Coronavirus and the Economy of the United States
The coronavirus disease 2019, better known as Covid-19,
has elicited both a public health dilemma and economic crises in the United States and globally. The pandemic has caused havoc in the hospitals’ capacities and brewed economic slowdown. By September 2020 there were more than 6.5 million confirmed cases of the ferociously spreading pandemic. In the US, the death then stood at 195,000 according to the consistent survey performed by Johns Hopkins University. Today according to the same source, the cases stand at 51.5 Million printing an image of the most dangerous viral disease to ever grace humanity. The keynotes taken from the pandemic are that the health system and the economies throughout are still vulnerable, and they call for space for improvement in any slightest chance.
The nature of the spread of the virus demarcated clear geographical distinction with most populated areas (especially in the urban) having the most infections. The densely populated zone then spread the virus to the sparsely populated zones. The assertion is backed up by the data which showed that the US coastal regions (very densely populated) led with the infection rate. Another interesting feature is that COVID-19 had differential effects among various racial and ethnic outfits.
The U.S economy is one of the largest and diverse economies in the world. This is especially boosted by the highly advanced manufacturing, research, and world-class development. Prior to the coronavirus pandemic, the US economy was growing enormously resulting from the slashing of some taxes and economic regulation burdens. The arrival of the novel coronavirus pandemic greatly affected the US economy causing a massive economic deceleration. The pandemic resulted in unemployment, decrease industrial production, slump sales, disruption of the chain of supply, and strong impacts on international trade. The Bureau of Labor and Statistics reported a spike in the unemployment rate to 6.9% in October 2020. The number of reported unemployed American citizens was reported to have spiked to 11.1 million.
The COVID-19 regulations had stopped individuals from looking for jobs due to the abysmal economic prospects. Most companies had to cut off a huge number of their employees for them to be in line with the COVID-19 protocols set aside by the U.S government. This meant that the economic value of these companies had to reduce due to the shortage of labor and skills especially in the sectors that require the physical presence of employees. As of August 2021, the unemployment rate has reduced with the bureau reporting a total of 8.3 million unemployed citizens. This number however is still massive compared to the 5.8 million people prior to the pandemic. The main player that drives the US economy is the consumers. More consumers’ spending means more profits to businesses and an advancing economy. Consumer spending sank to a shocking 3.9% which is the worst record since 1932.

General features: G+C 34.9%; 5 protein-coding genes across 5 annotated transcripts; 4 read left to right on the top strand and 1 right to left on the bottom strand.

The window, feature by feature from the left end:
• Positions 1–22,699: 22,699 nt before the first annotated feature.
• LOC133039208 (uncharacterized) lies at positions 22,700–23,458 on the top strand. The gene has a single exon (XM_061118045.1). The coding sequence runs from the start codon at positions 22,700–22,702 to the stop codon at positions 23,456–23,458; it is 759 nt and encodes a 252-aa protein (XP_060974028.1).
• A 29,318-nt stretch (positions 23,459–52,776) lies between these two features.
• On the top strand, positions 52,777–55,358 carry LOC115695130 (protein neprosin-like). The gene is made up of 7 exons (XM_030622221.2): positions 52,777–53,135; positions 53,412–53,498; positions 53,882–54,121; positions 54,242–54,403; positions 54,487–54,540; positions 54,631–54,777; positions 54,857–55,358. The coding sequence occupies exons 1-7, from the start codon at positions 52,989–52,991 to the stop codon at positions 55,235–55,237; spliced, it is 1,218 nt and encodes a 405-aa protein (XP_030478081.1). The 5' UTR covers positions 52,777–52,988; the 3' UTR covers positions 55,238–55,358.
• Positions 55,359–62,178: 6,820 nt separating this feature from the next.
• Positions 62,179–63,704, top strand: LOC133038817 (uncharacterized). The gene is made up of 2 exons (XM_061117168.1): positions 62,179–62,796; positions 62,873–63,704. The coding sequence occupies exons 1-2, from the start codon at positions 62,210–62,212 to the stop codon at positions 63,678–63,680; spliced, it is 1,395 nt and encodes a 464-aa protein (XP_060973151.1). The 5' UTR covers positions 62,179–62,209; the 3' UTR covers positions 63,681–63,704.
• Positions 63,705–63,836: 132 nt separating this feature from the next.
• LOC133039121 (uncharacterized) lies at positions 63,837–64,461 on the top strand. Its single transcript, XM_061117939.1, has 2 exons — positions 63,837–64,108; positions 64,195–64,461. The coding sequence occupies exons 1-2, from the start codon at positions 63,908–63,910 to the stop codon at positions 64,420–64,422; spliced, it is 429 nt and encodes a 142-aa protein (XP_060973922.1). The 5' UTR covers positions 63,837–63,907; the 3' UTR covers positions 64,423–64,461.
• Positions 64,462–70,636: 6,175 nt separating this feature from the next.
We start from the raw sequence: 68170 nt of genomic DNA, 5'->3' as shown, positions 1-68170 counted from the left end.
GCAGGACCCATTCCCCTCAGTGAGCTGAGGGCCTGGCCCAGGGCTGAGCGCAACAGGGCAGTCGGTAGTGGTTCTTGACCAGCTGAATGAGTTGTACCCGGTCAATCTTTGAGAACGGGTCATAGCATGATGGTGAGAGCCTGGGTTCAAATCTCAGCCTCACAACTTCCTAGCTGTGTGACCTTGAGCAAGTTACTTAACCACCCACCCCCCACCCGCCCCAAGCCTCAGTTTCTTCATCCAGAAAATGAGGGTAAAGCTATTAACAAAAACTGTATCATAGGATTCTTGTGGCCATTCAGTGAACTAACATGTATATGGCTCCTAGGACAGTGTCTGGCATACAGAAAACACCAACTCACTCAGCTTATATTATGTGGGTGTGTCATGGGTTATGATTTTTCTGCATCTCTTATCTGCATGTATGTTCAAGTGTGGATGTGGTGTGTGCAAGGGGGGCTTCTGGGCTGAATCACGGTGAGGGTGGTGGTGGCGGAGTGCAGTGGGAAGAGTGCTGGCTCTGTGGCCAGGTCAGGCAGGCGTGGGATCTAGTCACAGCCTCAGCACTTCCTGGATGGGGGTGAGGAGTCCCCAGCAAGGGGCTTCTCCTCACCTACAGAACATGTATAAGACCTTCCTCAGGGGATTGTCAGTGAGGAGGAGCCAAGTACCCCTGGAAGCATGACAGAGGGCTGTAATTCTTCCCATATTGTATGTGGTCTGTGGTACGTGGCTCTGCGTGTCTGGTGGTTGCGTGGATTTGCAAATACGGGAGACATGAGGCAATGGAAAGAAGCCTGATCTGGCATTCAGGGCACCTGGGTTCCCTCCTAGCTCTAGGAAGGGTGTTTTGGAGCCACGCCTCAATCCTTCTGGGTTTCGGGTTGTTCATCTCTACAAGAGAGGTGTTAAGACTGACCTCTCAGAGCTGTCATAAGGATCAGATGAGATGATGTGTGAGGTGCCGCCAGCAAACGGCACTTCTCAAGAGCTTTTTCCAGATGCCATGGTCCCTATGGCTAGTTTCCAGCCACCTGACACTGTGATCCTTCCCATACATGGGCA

The high rate of unemployment means that these consumers are unable to spend more and thus companies and businesses cannot flourish. This resulted in the economy collapsing into an economic recession in February 2020. The U.S stock fell by 37% in March from an overvalue of 58% in February that year. The real GDP of the U.S decreased by 3.5% in 2020 from 2019 which is the worst drop reported since 1946, with nearly 3.1 trillion going into relief money provided by the government to the impoverished citizens. the economic supply chain was disrupted especially due to the lower number of working employees. Most retail businesses had closed due to the poor supply of retail products from production companies. The closure of borders from most countries allied to the U.S on international trade resulted in the decline of some firms which deal exclusively with exports and imports and was unable to withstand the vast effects of the pandemic.
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Davis, S. J., Liu, D., & Sheng, X. S. (2021). Stock prices, lockdowns, and economic activity in the time of coronavirus (No. w28320). National Bureau of Economic Research.